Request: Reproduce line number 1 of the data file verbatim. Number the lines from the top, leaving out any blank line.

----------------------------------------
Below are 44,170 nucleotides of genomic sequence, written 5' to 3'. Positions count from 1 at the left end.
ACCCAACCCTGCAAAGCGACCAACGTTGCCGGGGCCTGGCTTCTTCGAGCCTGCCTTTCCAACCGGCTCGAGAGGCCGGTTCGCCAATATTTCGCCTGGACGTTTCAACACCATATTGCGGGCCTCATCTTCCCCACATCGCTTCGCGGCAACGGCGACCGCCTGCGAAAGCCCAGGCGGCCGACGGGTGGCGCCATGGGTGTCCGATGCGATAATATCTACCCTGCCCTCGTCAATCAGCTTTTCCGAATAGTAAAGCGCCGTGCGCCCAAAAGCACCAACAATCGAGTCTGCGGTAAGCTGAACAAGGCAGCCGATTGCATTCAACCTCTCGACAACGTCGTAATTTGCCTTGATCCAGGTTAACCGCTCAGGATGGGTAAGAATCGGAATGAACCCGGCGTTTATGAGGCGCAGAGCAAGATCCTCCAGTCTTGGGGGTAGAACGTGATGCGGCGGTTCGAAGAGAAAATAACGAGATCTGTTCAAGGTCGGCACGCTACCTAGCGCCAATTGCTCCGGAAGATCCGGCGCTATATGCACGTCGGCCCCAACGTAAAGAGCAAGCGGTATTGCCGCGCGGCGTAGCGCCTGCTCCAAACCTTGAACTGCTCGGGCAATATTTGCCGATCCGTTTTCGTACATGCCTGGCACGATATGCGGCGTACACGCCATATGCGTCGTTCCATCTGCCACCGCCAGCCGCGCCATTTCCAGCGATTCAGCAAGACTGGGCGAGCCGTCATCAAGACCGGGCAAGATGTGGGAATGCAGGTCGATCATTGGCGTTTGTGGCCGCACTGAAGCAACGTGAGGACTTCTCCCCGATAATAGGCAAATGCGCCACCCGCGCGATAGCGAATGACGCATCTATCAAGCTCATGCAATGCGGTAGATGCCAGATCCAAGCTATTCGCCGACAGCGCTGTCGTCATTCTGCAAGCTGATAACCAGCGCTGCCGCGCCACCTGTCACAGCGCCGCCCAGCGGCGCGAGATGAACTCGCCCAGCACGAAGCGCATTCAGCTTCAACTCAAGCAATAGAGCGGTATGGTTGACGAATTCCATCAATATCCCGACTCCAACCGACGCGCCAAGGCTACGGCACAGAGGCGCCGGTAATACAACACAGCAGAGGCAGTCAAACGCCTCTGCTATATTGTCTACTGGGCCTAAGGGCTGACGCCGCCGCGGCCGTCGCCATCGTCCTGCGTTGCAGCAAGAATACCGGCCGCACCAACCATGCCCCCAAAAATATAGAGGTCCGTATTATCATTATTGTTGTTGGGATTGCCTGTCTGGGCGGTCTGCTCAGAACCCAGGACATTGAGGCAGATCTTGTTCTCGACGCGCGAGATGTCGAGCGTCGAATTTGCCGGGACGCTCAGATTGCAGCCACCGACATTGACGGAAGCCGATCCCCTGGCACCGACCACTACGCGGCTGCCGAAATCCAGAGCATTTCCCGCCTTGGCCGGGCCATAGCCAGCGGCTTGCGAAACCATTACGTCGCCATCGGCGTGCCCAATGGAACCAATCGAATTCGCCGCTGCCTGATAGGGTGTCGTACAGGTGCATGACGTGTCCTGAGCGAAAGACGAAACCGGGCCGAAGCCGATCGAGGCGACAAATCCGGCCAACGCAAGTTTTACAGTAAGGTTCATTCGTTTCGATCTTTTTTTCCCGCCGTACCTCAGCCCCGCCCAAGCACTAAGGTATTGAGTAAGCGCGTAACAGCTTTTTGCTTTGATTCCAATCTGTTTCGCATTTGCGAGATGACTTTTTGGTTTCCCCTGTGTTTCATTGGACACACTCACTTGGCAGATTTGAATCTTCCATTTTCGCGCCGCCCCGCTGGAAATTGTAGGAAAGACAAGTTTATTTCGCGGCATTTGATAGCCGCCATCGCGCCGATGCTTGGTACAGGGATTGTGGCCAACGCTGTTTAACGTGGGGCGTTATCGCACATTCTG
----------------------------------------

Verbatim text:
Below are 44,170 nucleotides of genomic sequence, written 5' to 3'. Positions count from 1 at the left end.